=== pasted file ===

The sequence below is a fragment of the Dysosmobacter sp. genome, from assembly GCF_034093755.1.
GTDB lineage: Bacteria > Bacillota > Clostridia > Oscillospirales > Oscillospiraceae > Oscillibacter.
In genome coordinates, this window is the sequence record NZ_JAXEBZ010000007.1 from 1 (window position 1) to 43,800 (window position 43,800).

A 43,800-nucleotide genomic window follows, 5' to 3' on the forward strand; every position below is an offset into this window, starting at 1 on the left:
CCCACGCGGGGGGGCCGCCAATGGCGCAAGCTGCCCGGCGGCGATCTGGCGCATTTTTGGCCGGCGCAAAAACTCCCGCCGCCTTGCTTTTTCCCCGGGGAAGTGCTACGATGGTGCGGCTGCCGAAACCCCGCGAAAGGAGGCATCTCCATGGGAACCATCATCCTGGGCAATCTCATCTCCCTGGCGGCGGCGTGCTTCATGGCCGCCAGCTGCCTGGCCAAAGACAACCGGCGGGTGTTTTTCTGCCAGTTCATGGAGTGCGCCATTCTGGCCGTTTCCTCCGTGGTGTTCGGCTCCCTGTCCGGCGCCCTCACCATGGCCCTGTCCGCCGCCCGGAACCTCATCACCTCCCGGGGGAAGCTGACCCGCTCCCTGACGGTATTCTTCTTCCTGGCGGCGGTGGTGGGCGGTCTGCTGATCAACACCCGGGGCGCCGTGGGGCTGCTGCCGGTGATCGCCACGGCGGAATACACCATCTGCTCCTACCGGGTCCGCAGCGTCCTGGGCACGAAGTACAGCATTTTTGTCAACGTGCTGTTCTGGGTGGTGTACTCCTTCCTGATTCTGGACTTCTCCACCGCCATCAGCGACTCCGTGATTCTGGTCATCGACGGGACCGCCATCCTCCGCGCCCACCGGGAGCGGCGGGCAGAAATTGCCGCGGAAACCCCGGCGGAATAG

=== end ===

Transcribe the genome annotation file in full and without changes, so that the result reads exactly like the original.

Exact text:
The sequence below is a fragment of the Dysosmobacter sp. genome, from assembly GCF_034093755.1.
GTDB lineage: Bacteria > Bacillota > Clostridia > Oscillospirales > Oscillospiraceae > Oscillibacter.
In genome coordinates, this window is the sequence record NZ_JAXEBZ010000007.1 from 1 (window position 1) to 43,800 (window position 43,800).

A 43,800-nucleotide genomic window follows, 5' to 3' on the forward strand; every position below is an offset into this window, starting at 1 on the left:
CCCACGCGGGGGGGCCGCCAATGGCGCAAGCTGCCCGGCGGCGATCTGGCGCATTTTTGGCCGGCGCAAAAACTCCCGCCGCCTTGCTTTTTCCCCGGGGAAGTGCTACGATGGTGCGGCTGCCGAAACCCCGCGAAAGGAGGCATCTCCATGGGAACCATCATCCTGGGCAATCTCATCTCCCTGGCGGCGGCGTGCTTCATGGCCGCCAGCTGCCTGGCCAAAGACAACCGGCGGGTGTTTTTCTGCCAGTTCATGGAGTGCGCCATTCTGGCCGTTTCCTCCGTGGTGTTCGGCTCCCTGTCCGGCGCCCTCACCATGGCCCTGTCCGCCGCCCGGAACCTCATCACCTCCCGGGGGAAGCTGACCCGCTCCCTGACGGTATTCTTCTTCCTGGCGGCGGTGGTGGGCGGTCTGCTGATCAACACCCGGGGCGCCGTGGGGCTGCTGCCGGTGATCGCCACGGCGGAATACACCATCTGCTCCTACCGGGTCCGCAGCGTCCTGGGCACGAAGTACAGCATTTTTGTCAACGTGCTGTTCTGGGTGGTGTACTCCTTCCTGATTCTGGACTTCTCCACCGCCATCAGCGACTCCGTGATTCTGGTCATCGACGGGACCGCCATCCTCCGCGCCCACCGGGAGCGGCGGGCAGAAATTGCCGCGGAAACCCCGGCGGAATAG